A brief history of black holes

I read Sabine Hossenfelder’s latest blog post yesterday. The title was A brief history of black holes. I left a couple of comments. One was a reply to Louis Marmet, and referred to Oppenheimer’s 1939 frozen star black hole. I said I think the black hole grows like a hailstone, from the inside out. The other was addressed to Hossenfelder, and referred to Einstein talking about the variable speed of light. I said that IMHO this had to mean Penrose/Hawking singularity theorems were wrong. I found…

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L-shaped contrails

Sorry I haven't posted much lately. I've been run off my feet with work. Like that woman at the end of Twelve Monkeys, I'm in insurance, and work is pressing. But anyhow, very briefly, I wanted to show you something I saw yesterday evening: L- shaped contrails. At least that's what they looked like: There appears to be two, one lower, one higher. Here's another picture I took a few seconds later: I was in Poole looking west, at circa 18:53 GMT.  Interesting, that! NEXT

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Why clocks go slower when they’re lower

This is in response to a query from Jonas K. See my post you can lead a horse to water, and take a look at the comments. OK, I’ll start again from the beginning, Jonas, you're blue: Textbook optical clocks of the bouncing-photons-kind go slower when lower in a gravitational field, yes. So do Cesium-based atomic clocks, by exactly the same amount. Why is that? It’s because a Cesium-based atomic clock has an electromagnetic nature. Take a look at the NIST caesium fountain clock: Image courtesy…

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The TOE that Maxwell missed

If you’ve ever read James Clerk Maxwell’s 1865 paper A Dynamical Theory of the Electromagnetic Field, you might have noticed his Note on the Attraction of Gravitation. It’s at the end of part IV. Maxwell ends up saying energy is essentially positive, and that “the presence of dense bodies influences the medium so as to diminish this energy wherever there is a resultant attraction”. Then he said this: “As I am unable to understand in what way a medium can possess such properties, I cannot go…

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Supergravity

Clunk. That’s the sound of my head hitting my desk. Because the $3m special breakthrough prize has just been awarded to the “discoverers” of supergravity. Yes folks, that’s one of those mathematical “discoveries”. It isn’t like discovering America or penicillin. It’s the sort of “discovery” that people peddle when they’re hyping a hypothesis for which there’s no evidence at all. The prize was awarded to Sergio Ferrara, Daniel Freedman, and Peter van Nieuwenhuizen for an “Influential Theory Combining Gravity with Particle Physics”. Only it isn’t influential…

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Misconceptions in gravitational physics

I think it’s safe to say that there are some misconceptions in physics. The issue of course, is how many. That’s where I part company with your average physicist. He’ll tell you that whilst we don’t understand everything, we do understand some things, such as black holes. Only he doesn’t. Take a look at the Wikipedia black hole article. It says this: “a black hole is a region of spacetime exhibiting gravitational acceleration so strong that nothing - no particles or even electromagnetic radiation such as…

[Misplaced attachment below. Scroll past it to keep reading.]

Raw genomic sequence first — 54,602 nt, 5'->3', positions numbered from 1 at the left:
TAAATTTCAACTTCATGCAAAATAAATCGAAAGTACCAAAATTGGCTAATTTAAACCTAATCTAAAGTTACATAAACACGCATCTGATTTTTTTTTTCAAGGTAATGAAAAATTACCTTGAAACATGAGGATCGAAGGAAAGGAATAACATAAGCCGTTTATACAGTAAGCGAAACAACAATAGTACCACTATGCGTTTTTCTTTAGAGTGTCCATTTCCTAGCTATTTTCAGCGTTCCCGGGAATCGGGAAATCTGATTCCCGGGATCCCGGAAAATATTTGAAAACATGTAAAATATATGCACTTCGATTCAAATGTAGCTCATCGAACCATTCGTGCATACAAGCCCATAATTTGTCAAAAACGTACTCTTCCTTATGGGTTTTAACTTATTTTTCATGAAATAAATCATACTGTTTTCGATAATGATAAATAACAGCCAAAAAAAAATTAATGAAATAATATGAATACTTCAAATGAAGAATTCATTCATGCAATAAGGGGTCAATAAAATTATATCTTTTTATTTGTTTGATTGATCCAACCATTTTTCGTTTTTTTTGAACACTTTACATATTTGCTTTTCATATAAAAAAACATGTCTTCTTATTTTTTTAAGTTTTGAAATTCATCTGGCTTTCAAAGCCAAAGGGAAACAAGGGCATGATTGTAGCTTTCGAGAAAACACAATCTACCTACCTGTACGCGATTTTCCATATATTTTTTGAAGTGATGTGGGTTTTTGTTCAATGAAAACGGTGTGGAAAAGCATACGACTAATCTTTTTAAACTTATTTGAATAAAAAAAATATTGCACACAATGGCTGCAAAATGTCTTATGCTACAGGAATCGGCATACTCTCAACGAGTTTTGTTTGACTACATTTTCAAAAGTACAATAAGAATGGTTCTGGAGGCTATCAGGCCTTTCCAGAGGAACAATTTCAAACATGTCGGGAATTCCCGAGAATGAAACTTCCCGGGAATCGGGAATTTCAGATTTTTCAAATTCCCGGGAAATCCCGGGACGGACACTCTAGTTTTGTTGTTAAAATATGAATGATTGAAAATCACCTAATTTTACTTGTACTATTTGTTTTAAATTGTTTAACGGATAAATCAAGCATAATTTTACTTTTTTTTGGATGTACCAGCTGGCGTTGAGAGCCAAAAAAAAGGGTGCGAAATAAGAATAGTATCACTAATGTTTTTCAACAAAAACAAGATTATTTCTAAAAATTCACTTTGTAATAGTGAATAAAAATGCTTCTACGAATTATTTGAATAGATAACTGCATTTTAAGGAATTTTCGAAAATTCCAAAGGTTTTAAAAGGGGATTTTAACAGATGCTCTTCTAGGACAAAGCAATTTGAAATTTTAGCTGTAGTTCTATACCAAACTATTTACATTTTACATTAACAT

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Quantum gravity is a castle in the air

When you spend some time digging into the history of physics, you find yourself uncovering the foundations of physics, and then you come to appreciate a few things. You come to appreciate how gravity works, and why an electron falls down. It isn’t because gravitons are flying back and forth: Graviton image by Julie Peasley, see http://www.particlezoo.net/ You also come to appreciate that light interacts with light to form electrons and positrons in gamma-gamma pair production. You come to appreciate that the electron is not a…

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Dark matter

There’s plenty of evidence for dark matter, ranging from velocity dispersion, flat galactic rotation curves, and gravitational lensing. The evidence for dark matter is so good we can even map it out: Image credit NASA, ESA and R. Massey (California Institute of Technology), see spacetelescope.org There’s also plenty of papers and articles about dark matter candidates. Maxim Khlopov refers to WIMPs, axions, neutrinos, mirror-world particles, extra-dimensional particles, and black holes. Andreas Ringwald refers to neutralinos, gravitinos, sterile neutrinos, and axions. Kim Griest refers to MACHOs, molecular…

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Dark matter candidates

Everybody loves a mystery, and one of the best mysteries in physics is dark matter. As to where it starts, check out Brian Koberlain who said its origins can be traced to the 1600s. Or Alexis Bouvard who in 1821 said anomalies in the orbit of Uranus could be caused by dark matter. Or see the Ars Technica history of dark matter article by Stephanie Bucklin. She said in 1884 Lord Kelvin concluded that “many of our supposed thousand million stars, perhaps a great majority of…

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Firewall!

The black hole firewall is a relatively recent idea. On Wikipedia you can read how it “was proposed in 2012 by Ahmed Almheiri, Donald Marolf, Joseph Polchinski, and James Sully as a possible solution to an apparent inconsistency in black hole complementarity”. Their proposal is known as the AMPS firewall, and the title of their paper is black holes: complementarity or firewalls? They cannot all be true They start by saying “we argue that the following three statements cannot all be true: (i) Hawking radiation is…

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